A LIFE OF GALILEO
The Swan, Stratford upon Avon, Tuesday 19th February, 2013
Roxana Silbert’s production of this new translation by RSC resident playwright Mark Ravenhill gives us a Brecht play that adds weight to the characters’ humanity, wisely restricting the Brechtian aspects of the staging to the inter-scene transitions.
We begin with a backdrop like huge sheets of blue graph paper. A handheld microphone lies centre stage. Electronic noticeboards hang over the stage, scrolling the captions for each scene. The mic is snatched up by Galileo himself. As he begins to narrate, cast members run by, stripping him down to his boxer shorts. As he washes himself, he instructs his landlady’s young son in the basics of his argument: that the Earth is not a fixed point at the centre of the universe; it moves and turns, as all stars do… And so, the play begins with both man and his ideas laid bare before us.
As Galileo, evil emperor Palpatine off of Star Wars himself, Ian McDiarmid gives a towering performance. We see the mathematician’s enthusiasm and delight along with his egotism, his boastfulness, his drive, his passion and his arrogance on almost a Dawkins-like scale. This is a portrait of a man, painted with deft strokes and more naturalism than you might expect in a Brecht play. In fact, in this world of plastic chairs and nifty red stepladders, the cast breathes life into the characters, making them more than mouthpieces for either side of the central argument.
That argument is uncannily topical. It is astounding to me to know that in 2013 reason still faces such strong opposition from institutionalised superstition. You only have to think back a fortnight or so and recall the fatuous arguments of the wilfully ignorant trying to bolster their bigotry against equal marriage with highly selective quotes from scripture. You don’t have to watch the news for long to see countries where facts are stubbornly denied and contradicted by those who cling to superstition. Change will damage society, these people claim, when what they really mean is their positions of power will be challenged. On a smaller scale, my own Twitter feed is littered on a daily basis with horoscopes posted by people who, in other respects, seem intelligent and insightful. Brecht’s play, first presented in 1937, is very much a chronicle for the early 21st century.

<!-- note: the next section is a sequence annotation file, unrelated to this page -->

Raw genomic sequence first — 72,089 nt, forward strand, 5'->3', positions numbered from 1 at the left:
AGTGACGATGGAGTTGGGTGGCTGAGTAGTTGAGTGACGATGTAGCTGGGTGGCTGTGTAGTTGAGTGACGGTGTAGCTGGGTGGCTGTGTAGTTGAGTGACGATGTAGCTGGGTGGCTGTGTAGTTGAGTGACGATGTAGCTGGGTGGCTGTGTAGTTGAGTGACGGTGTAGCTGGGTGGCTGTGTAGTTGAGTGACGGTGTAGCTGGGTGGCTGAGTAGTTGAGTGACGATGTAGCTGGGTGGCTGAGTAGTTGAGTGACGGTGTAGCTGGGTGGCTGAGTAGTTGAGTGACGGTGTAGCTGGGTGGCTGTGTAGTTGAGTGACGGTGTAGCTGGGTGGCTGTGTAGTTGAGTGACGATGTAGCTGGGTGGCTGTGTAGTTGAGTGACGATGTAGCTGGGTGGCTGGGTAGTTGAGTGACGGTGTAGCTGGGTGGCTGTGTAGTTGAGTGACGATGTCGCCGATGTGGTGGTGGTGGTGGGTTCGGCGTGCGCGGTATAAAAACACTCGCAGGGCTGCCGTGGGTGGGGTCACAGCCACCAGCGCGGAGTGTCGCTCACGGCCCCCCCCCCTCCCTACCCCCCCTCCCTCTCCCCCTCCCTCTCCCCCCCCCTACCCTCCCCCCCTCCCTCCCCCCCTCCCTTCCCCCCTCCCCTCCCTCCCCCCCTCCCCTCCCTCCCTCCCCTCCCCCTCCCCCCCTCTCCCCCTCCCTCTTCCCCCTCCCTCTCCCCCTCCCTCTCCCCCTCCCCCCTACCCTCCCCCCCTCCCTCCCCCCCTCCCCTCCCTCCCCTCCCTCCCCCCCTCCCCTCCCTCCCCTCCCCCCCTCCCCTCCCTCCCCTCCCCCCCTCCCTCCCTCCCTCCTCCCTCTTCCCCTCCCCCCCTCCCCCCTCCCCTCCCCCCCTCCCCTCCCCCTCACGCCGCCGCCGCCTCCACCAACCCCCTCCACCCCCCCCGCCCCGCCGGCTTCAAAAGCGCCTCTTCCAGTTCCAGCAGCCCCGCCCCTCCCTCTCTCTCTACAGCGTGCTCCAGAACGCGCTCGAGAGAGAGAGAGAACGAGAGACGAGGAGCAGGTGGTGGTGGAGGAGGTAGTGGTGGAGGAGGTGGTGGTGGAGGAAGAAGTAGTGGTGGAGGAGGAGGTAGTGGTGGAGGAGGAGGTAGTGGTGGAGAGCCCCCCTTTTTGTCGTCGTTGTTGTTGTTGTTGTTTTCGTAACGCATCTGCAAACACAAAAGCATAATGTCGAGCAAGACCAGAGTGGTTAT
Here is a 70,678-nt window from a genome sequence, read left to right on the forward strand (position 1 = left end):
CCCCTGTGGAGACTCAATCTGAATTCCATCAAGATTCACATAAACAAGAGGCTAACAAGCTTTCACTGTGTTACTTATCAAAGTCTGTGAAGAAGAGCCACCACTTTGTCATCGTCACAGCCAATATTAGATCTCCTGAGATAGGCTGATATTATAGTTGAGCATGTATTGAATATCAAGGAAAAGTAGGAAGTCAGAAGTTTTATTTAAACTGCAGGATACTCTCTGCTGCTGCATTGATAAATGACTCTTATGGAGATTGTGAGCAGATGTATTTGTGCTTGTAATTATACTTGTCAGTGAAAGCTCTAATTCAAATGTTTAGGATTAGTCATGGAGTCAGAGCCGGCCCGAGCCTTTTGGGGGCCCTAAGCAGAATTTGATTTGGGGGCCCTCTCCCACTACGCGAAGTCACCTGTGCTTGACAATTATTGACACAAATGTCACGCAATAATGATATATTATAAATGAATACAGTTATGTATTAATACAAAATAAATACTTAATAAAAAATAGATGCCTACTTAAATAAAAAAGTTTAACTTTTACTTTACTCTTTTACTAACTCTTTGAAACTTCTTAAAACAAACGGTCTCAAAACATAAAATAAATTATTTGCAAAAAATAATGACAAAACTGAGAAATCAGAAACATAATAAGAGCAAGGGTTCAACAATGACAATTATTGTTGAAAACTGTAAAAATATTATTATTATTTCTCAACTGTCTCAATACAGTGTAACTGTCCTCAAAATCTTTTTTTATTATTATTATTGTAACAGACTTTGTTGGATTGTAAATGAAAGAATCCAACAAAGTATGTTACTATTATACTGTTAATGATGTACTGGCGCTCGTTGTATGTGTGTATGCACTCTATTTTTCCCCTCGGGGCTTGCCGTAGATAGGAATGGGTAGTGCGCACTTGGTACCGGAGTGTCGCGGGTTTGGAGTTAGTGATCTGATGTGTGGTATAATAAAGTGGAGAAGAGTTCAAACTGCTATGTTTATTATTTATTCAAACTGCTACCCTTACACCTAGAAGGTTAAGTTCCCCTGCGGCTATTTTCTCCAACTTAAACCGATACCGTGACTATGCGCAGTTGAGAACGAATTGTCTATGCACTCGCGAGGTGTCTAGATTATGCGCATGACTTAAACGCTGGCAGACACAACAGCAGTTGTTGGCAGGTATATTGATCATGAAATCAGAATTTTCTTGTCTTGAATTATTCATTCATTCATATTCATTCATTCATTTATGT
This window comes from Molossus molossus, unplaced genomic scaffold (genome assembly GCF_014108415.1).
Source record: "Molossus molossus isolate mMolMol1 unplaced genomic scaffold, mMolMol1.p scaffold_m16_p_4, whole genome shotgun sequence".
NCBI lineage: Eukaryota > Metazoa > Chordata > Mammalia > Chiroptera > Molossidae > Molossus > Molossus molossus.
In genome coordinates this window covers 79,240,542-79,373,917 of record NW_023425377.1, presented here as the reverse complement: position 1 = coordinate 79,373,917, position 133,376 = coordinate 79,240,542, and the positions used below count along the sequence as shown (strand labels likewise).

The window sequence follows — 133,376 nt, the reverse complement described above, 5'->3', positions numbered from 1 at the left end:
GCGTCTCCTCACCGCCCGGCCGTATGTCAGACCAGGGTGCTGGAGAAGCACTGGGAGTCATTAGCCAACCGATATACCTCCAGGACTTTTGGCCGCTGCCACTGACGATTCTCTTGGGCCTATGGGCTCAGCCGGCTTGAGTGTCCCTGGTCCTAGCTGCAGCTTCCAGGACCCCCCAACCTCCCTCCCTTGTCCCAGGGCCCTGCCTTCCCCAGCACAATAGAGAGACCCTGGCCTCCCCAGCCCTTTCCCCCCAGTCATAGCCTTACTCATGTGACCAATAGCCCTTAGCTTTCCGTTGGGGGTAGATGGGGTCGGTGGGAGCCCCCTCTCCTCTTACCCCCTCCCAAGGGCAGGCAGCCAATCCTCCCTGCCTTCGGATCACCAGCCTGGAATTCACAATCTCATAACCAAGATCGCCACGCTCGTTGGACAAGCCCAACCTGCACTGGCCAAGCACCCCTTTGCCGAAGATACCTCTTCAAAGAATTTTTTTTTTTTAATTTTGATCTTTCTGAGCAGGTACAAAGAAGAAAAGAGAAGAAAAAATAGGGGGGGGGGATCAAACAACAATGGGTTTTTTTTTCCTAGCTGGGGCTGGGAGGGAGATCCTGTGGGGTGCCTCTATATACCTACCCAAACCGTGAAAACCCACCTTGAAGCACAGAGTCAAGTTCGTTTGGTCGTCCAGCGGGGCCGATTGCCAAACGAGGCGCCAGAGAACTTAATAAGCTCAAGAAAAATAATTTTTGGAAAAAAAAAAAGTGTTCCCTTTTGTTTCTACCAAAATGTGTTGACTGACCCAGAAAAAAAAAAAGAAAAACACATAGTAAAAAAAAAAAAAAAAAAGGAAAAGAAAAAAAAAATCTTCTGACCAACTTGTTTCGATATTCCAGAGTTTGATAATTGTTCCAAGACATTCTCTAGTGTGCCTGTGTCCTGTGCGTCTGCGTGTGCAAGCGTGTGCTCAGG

An extra topical note the producers could not have foreseen is the changeover of popes. Galileo looks forward to a less reactionary man in a pointy hat… I wish I could share his optimism.
In an excellent cast, I especially liked Matthew Aubrey as landlady’s son Andrea. We watch him grow from curious young lad to fervent proponent of the new thinking. Philip Whitchurch’s Barberini, Jake Fairbrother’s Ludovico, and Martin Turner’s Cardinal Inquisitor all lend weight and credibility to the ‘other side’; and there is a wonderfully comic moment from Patrick Romer as a ‘very old cardinal’ stomping around, knackering himself out, proclaiming he is the centre of the universe. Jodie McNee is Galileo’s pious daughter – her repeated chanting of “Hail Marys” is disturbing, as she prays her dad will recant his heretical hypotheses. Tom Scott’s design is simple and clean, like a new geometry set on the first day of school. John Woolf leads the band of musicians in some raucous and rousing tunes.
It’s a provocative and compelling production. Silbert and Ravenhill make Brecht accessible and enjoyable, but the evening belongs to McDiarmid – his performance is, dare I say, a tour de ‘Force’?